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INTRODUCTION

Normal sleep in adult humans is organized into cycles of non–rapid eye movement (NREM) sleep alternating with rapid eye movement (REM) sleep. NREM sleep is further divided into stages 1, 2, and 3, which are transitions as sleep deepens and which represent progressive slowing of the electroencephalogram (EEG). Stages 1, 2, and 3 of NREM sleep and REM sleep each can be identified by eye movements, characteristic EEG frequencies and patterns, and muscle tone. Stage 3 NREM sleep, also known as “slow wave sleep” (SWS), is associated with decreased heart rate, blood pressure, and sympathetic nervous system activity, as well as with decreased cerebral glucose utilization, growth hormone and prolactin release, and inhibition of cortisol secretion. Accordingly, SWS is the stage of sleep that is most highly metabolically and hormonally active. On the other hand, REM sleep is required for memory consolidation, and is the stage of sleep during which vivid dreaming occurs. Staging of sleep is important because different sleep stages may serve different biological functions. Each sleep cycle is approximately 90 to 120 minutes in duration. Stage 3 NREM sleep occurs predominately during the first half of the biological night (based on each individual’s circadian rhythm), whereas REM periods typically increase in length and occurrence as the biological night progresses (Fig. 11-1).

FIGURE 11-1

Hypnogram demonstrating sleep stages in a typical adult with normal sleep, starting from when the person fell asleep. Black represents time spent in non–rapid eye movement (NREM) sleep: stages 1 (N1), 2 (N2), and 3 (N3). Red represents rapid eye movement (REM) sleep.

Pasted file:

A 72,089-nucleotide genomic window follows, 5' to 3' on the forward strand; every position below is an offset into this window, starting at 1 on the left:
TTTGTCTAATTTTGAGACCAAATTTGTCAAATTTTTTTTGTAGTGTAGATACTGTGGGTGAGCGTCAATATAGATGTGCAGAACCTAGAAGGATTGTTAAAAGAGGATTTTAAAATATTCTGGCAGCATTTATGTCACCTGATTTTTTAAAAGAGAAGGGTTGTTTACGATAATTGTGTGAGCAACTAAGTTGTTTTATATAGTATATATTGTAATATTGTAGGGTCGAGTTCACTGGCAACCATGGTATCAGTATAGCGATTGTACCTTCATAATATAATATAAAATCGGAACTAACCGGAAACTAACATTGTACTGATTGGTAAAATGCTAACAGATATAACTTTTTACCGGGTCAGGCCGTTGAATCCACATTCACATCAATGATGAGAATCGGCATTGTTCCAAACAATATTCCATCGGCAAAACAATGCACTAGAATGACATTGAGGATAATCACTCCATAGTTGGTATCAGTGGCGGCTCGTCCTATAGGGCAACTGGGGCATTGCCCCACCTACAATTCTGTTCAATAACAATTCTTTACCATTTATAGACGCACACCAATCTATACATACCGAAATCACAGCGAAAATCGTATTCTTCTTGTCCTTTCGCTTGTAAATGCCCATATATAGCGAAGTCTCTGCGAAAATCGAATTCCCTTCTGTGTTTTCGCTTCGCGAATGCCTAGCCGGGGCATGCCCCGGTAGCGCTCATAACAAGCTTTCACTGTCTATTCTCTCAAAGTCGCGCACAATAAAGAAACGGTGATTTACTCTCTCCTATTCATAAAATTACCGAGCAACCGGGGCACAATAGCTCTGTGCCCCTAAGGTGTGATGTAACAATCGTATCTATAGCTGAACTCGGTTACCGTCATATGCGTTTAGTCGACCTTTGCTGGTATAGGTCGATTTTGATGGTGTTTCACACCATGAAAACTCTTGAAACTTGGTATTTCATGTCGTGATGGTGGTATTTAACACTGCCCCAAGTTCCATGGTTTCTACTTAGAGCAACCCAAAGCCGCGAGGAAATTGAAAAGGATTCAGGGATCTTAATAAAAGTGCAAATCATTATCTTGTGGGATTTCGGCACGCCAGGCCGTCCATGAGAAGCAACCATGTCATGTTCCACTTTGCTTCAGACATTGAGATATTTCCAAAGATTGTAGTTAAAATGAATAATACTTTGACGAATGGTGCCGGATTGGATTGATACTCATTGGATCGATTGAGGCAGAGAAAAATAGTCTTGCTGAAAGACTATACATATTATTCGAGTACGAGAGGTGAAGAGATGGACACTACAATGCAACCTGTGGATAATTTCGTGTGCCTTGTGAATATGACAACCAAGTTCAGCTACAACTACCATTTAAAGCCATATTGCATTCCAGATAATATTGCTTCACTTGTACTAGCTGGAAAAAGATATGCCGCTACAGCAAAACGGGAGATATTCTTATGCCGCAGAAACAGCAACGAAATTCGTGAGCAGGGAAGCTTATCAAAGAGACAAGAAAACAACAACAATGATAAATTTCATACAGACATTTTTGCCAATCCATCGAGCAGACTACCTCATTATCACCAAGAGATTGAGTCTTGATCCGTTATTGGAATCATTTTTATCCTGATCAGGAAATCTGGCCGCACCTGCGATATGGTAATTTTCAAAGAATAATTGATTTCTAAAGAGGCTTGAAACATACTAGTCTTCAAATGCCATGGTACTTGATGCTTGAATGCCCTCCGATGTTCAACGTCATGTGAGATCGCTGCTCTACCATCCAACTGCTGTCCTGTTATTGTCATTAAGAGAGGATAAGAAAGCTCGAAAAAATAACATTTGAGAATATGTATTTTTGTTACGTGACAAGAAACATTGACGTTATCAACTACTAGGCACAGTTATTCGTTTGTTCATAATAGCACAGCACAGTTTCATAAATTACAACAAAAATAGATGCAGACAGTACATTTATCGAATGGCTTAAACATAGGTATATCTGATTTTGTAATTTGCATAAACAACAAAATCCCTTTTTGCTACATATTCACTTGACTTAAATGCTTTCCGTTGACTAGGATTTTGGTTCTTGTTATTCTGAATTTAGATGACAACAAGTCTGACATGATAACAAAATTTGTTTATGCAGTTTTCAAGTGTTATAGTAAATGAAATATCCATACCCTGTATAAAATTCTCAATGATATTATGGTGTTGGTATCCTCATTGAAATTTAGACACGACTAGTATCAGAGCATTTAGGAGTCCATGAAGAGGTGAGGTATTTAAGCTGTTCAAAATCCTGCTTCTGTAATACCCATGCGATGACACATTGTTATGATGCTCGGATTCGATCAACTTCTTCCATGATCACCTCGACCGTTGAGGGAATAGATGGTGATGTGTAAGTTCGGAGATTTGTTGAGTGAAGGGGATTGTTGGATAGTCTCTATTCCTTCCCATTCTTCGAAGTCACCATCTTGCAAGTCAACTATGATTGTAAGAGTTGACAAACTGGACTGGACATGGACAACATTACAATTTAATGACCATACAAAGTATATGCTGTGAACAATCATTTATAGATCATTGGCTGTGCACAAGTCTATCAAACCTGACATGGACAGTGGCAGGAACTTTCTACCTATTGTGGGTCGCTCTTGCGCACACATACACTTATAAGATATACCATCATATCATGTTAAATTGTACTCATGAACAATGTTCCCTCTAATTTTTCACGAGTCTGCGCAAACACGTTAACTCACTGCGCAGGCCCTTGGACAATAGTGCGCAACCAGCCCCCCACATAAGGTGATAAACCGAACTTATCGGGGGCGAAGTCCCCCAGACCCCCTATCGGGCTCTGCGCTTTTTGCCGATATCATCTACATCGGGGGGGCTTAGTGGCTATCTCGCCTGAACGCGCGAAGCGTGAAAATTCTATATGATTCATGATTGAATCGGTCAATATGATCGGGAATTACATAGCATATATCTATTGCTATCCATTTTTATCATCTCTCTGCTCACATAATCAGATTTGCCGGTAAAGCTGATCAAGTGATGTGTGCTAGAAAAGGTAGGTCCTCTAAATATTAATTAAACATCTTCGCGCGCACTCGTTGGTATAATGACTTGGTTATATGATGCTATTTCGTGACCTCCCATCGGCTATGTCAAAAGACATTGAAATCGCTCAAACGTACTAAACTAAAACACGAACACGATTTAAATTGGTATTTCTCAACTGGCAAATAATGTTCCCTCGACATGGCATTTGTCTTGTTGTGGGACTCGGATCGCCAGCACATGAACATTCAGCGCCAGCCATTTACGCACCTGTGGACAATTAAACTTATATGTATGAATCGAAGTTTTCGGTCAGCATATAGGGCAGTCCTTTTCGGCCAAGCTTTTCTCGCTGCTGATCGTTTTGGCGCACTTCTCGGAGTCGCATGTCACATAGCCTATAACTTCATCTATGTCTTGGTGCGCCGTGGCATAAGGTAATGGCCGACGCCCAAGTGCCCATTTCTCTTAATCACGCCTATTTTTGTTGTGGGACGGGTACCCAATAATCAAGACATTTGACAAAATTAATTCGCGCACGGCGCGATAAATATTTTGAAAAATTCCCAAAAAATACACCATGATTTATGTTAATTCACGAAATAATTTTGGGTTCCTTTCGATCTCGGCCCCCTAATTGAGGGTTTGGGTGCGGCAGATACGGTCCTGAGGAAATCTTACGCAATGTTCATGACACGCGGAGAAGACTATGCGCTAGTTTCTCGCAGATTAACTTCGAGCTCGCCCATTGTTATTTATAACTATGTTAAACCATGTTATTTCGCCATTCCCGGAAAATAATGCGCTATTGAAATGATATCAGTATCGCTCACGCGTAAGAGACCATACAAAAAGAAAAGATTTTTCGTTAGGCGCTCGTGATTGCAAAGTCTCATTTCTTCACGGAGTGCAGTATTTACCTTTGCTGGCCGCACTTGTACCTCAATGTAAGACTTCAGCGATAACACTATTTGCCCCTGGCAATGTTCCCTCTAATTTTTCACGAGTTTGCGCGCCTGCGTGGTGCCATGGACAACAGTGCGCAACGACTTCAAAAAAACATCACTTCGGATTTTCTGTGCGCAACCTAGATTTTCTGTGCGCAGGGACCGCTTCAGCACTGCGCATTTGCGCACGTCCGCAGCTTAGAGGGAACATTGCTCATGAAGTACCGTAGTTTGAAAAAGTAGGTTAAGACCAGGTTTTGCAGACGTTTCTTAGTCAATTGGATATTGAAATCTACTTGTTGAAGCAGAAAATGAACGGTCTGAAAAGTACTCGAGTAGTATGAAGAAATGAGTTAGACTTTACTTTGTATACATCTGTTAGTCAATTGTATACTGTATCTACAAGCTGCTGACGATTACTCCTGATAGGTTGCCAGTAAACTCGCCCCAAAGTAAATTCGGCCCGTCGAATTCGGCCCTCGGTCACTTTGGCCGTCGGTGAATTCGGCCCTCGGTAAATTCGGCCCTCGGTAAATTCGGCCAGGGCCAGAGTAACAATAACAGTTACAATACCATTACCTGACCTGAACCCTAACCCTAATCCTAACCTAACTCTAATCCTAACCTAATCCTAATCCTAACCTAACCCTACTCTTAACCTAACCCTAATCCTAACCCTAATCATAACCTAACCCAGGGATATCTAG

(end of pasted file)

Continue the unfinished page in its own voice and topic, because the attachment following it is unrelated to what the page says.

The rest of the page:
Disordered sleep in humans may be insufficient (reduced in quantity), misaligned to the environment, disrupted, or a combination of these. Conceptualizing disordered sleep in this way is useful because insufficient, misaligned, and disrupted sleep differentially affects the structural organization (i.e., the architecture) of sleep. Hence, it is plausible that the effects of insufficient, misaligned, or disrupted sleep on biological systems, including metabolic and reproductive health, would differ depending on the sleep stages involved. Insufficient sleep requires, by definition, a reduction in total sleep, but stage 3 NREM sleep tends to be preserved at the expense of all other stages. The impact of circadian misalignment on sleep architecture appears to depend on whether there is a phase advance (sleeping earlier than usual) or a phase delay (sleeping later) in sleep. When sleep is phase-advanced, experimental studies show a decrease in REM and SWS and an increase in time awake. These same studies also show that there is increased REM sleep, decreased stage 2 sleep, preserved SWS, and increased time awake when sleep is phase delayed. With disrupted sleep, sleep architecture becomes completely disorganized. Disrupted sleep arising from obstructive sleep apnea is associated with frequent awakenings, fragmented sleep, and less REM sleep because the apneic episodes that result in partial awakenings tend to occur with ...

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